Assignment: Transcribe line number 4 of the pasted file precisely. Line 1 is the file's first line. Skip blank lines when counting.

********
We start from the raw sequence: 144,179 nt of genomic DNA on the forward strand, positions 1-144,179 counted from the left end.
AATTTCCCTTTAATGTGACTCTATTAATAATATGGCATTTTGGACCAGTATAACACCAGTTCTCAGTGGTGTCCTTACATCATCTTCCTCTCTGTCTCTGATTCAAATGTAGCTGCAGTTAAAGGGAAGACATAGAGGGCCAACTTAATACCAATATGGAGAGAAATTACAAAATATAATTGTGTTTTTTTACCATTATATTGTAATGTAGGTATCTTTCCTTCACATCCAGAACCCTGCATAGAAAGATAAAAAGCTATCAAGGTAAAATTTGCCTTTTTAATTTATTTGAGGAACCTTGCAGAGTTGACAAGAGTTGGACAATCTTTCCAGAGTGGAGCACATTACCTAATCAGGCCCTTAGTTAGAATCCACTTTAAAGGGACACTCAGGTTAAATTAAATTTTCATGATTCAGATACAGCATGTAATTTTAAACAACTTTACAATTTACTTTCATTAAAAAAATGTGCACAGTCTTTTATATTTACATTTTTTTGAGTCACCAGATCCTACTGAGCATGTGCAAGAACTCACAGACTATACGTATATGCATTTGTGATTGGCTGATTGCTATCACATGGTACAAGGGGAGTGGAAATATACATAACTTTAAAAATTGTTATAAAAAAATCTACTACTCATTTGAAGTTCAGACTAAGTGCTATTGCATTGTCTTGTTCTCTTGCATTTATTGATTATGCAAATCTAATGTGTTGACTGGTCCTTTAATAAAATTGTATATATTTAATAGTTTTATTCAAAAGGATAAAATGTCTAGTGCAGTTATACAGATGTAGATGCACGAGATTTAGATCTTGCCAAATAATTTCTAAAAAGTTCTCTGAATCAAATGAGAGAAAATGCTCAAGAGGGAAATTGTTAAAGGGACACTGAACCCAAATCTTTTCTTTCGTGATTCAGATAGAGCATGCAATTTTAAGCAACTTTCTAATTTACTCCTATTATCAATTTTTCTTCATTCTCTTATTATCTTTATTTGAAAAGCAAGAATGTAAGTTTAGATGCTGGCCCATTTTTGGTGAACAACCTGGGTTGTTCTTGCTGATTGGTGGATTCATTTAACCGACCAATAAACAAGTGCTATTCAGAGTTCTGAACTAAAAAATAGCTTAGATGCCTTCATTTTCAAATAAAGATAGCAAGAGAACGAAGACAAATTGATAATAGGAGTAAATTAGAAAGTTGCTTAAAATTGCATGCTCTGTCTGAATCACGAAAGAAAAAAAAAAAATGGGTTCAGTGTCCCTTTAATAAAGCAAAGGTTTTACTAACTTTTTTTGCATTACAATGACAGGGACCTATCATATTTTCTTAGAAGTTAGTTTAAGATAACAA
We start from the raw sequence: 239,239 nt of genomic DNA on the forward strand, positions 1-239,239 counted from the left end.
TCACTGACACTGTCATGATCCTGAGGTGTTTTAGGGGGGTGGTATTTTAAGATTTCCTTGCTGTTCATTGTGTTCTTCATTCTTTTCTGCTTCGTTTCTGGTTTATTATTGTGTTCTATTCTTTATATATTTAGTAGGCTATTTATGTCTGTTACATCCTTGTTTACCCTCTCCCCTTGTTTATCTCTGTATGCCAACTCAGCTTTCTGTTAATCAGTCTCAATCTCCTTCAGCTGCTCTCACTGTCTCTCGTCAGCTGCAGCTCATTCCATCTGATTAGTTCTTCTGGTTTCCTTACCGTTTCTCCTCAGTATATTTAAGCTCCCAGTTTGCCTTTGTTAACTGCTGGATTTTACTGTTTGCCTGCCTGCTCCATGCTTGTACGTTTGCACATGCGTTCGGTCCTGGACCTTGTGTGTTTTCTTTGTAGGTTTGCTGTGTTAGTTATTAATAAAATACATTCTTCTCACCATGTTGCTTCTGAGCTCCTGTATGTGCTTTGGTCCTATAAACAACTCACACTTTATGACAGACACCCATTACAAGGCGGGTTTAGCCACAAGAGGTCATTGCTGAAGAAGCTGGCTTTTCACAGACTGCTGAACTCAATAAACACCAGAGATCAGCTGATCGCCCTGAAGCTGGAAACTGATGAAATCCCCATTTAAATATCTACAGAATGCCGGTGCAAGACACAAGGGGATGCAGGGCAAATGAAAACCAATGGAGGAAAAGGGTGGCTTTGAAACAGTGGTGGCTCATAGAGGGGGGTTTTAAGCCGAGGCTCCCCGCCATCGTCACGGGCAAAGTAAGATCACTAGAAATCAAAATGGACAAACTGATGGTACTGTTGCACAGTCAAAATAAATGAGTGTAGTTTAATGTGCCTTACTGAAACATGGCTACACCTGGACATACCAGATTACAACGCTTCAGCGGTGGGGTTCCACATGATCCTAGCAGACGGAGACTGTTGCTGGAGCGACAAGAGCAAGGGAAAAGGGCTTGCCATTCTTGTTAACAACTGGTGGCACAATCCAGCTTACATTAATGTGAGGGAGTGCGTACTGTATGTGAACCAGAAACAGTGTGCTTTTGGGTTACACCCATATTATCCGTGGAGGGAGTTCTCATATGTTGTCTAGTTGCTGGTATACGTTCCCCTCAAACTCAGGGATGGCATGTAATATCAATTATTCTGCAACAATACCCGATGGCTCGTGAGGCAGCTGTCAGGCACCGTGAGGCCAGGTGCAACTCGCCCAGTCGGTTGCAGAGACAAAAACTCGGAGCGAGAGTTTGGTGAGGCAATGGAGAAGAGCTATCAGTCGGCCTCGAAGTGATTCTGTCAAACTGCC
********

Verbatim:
TCACTGACACTGTCATGATCCTGAGGTGTTTTAGGGGGGTGGTATTTTAAGATTTCCTTGCTGTTCATTGTGTTCTTCATTCTTTTCTGCTTCGTTTCTGGTTTATTATTGTGTTCTATTCTTTATATATTTAGTAGGCTATTTATGTCTGTTACATCCTTGTTTACCCTCTCCCCTTGTTTATCTCTGTATGCCAACTCAGCTTTCTGTTAATCAGTCTCAATCTCCTTCAGCTGCTCTCACTGTCTCTCGTCAGCTGCAGCTCATTCCATCTGATTAGTTCTTCTGGTTTCCTTACCGTTTCTCCTCAGTATATTTAAGCTCCCAGTTTGCCTTTGTTAACTGCTGGATTTTACTGTTTGCCTGCCTGCTCCATGCTTGTACGTTTGCACATGCGTTCGGTCCTGGACCTTGTGTGTTTTCTTTGTAGGTTTGCTGTGTTAGTTATTAATAAAATACATTCTTCTCACCATGTTGCTTCTGAGCTCCTGTATGTGCTTTGGTCCTATAAACAACTCACACTTTATGACAGACACCCATTACAAGGCGGGTTTAGCCACAAGAGGTCATTGCTGAAGAAGCTGGCTTTTCACAGACTGCTGAACTCAATAAACACCAGAGATCAGCTGATCGCCCTGAAGCTGGAAACTGATGAAATCCCCATTTAAATATCTACAGAATGCCGGTGCAAGACACAAGGGGATGCAGGGCAAATGAAAACCAATGGAGGAAAAGGGTGGCTTTGAAACAGTGGTGGCTCATAGAGGGGGGTTTTAAGCCGAGGCTCCCCGCCATCGTCACGGGCAAAGTAAGATCACTAGAAATCAAAATGGACAAACTGATGGTACTGTTGCACAGTCAAAATAAATGAGTGTAGTTTAATGTGCCTTACTGAAACATGGCTACACCTGGACATACCAGATTACAACGCTTCAGCGGTGGGGTTCCACATGATCCTAGCAGACGGAGACTGTTGCTGGAGCGACAAGAGCAAGGGAAAAGGGCTTGCCATTCTTGTTAACAACTGGTGGCACAATCCAGCTTACATTAATGTGAGGGAGTGCGTACTGTATGTGAACCAGAAACAGTGTGCTTTTGGGTTACACCCATATTATCCGTGGAGGGAGTTCTCATATGTTGTCTAGTTGCTGGTATACGTTCCCCTCAAACTCAGGGATGGCATGTAATATCAATTATTCTGCAACAATACCCGATGGCTCGTGAGGCAGCTGTCAGGCACCGTGAGGCCAGGTGCAACTCGCCCAGTCGGTTGCAGAGACAAAAACTCGGAGCGAGAGTTTGGTGAGGCAATGGAGAAGAGCTATCAGTCGGCCTCGAAGTGATTCTGTCAAACTGCC